Wolf advocates emotional weekday to bar the Washington Department of Fish and life from killing wolves within the Kettle watercourse vary of Ferry County, this summer's hot spot for conflicts between wolves and kine.
If granted, the motion filed in King County judicature would halt plans by Fish and life to get rid of 2 wolves within the Togo pack. The motion additionally would apply to the Sherman pack, that has preyed on kine within the past.
The motion responds to Fish and Wildlife's surprise revelation weekday evening that it believes it had eliminated the whole choose pack that morning. Previously, the department aforementioned one wolf remained.
Superior Court choose John McHale issued associate order shortly before noontide weekday protective that one wolf. The department currently says it absolutely was possible a individualist, not a member of the choose pack.
The motion filed weekday asks McHale to broaden his order over the whole vary to make sure that Fish and life does not kill the wolf.
"WDFW has suddenly redefined the membership of the OPT pack so as to prevent the injunction announced by the court Friday from having any effect," the motion filed Monday states.
A Fish and Wildlife spokeswoman said the department did not have any immediate reaction to the motion, but was ready to comply with any court order.
If McHale grants the motion, it would apply to a region with a concentration of wolfpacks. The range runs through the Colville National Forest and U.S. Forest Service grazing allotments. Ranchers there say wolves are a growing threat to their cattle.
The OPT pack had killed or injured at least 29 cattle since last September. Fish and Wildlife shot two wolves in the pack last fall, but the depredations on cattle resumed in July.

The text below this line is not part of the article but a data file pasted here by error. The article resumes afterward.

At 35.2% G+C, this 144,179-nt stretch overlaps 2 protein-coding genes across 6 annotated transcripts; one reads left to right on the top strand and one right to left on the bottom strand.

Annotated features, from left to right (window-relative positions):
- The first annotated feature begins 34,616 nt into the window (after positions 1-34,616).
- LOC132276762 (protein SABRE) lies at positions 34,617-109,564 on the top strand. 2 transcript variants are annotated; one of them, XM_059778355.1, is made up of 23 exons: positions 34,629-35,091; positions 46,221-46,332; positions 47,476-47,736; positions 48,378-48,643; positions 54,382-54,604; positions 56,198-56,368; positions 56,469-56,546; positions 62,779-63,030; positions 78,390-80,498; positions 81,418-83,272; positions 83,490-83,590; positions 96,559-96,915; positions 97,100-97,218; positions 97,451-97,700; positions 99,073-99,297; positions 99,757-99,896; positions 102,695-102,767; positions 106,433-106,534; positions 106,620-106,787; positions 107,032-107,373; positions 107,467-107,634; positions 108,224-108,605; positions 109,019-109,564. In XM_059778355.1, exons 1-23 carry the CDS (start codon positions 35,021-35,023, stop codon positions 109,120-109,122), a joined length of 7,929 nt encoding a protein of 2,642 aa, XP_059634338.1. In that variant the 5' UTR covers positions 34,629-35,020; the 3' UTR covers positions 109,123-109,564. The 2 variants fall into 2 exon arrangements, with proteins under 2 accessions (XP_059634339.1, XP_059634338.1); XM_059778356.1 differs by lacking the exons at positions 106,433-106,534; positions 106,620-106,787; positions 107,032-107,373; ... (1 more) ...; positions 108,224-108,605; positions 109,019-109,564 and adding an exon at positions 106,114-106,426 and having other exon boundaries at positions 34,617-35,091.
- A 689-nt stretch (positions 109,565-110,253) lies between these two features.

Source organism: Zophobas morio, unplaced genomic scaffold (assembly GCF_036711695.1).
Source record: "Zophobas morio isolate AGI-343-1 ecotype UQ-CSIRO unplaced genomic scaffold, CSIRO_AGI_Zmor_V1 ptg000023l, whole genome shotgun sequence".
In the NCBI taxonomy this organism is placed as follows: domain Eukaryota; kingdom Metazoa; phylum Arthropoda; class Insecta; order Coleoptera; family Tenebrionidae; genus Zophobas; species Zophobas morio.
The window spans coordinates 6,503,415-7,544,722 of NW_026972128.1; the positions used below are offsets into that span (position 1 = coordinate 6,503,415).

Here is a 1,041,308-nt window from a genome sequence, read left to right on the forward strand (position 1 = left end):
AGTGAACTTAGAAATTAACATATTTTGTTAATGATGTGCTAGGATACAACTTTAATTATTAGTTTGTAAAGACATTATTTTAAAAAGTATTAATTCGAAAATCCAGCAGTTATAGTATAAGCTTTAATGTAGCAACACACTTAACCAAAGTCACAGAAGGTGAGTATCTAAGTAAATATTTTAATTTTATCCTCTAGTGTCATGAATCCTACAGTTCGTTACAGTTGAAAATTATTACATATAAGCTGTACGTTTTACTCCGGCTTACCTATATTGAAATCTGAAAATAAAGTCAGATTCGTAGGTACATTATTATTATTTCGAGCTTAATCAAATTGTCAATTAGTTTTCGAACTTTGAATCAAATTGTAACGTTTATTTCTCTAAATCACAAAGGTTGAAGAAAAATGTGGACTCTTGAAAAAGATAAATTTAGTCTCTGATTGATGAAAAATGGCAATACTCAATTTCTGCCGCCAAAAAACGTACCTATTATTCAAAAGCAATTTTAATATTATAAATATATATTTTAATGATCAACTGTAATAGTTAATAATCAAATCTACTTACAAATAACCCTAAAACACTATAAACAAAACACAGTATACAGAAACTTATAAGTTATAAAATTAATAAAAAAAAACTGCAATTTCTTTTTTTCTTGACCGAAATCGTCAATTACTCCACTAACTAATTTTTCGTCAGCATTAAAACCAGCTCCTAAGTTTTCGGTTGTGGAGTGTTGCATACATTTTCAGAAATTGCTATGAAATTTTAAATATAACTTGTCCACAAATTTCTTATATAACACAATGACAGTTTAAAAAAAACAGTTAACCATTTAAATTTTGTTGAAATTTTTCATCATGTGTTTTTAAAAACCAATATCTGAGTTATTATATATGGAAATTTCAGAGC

The department reported in July that the pack had at least nine wolves — five adults and at least four pups. The department shot one in July and seven in August.
One surviving adult wolf, probably male, had been photographed in the spring by a trail camera in the pack's territory, but had not been seen with the other wolves. The department now says that wolf was probably dispersing from another pack.
The last four OPT wolves were shot from a helicopter early Friday morning and shortly before the hearing started in McHale's courtroom.
Fish and Wildlife attorneys reported to McHale that the department had just killed four wolves and that it had suspended efforts to remove the last wolf. The department did not mention that it may have eliminated the pack.
The wolf advocates who sought to stop the killing of the OPT pack may ask McHale to still hear arguments on whether Fish and Wildlife's lethal-removal policy complies with state environmental and administrative laws, their attorney, Jonathon Bashford, said Monday.
Fish and Wildlife Director Kelly Susewind authorized on Aug. 9 the removal of the last two Togo pack wolves in the Kettle River Range in Ferry County.
Fish and Wildlife has not yet tried to kill the wolves. The department hopes to first trap and collar one wolf. The collars transmit signals allowing the department to track it and other wolves.
A rancher shot another Togo pack wolf that was attacking cattle July 24. The wolf ran away and has not been found, but the department suspects the wounds were serious enough to kill the animal.
Fish and Wildlife says ranchers have tried to protect their herds from a growing population of wolves, but in some cases, the attacks can only be stopped by killing wolves. The lethal-removal operations have not prevented the wolf population from growing, the department says.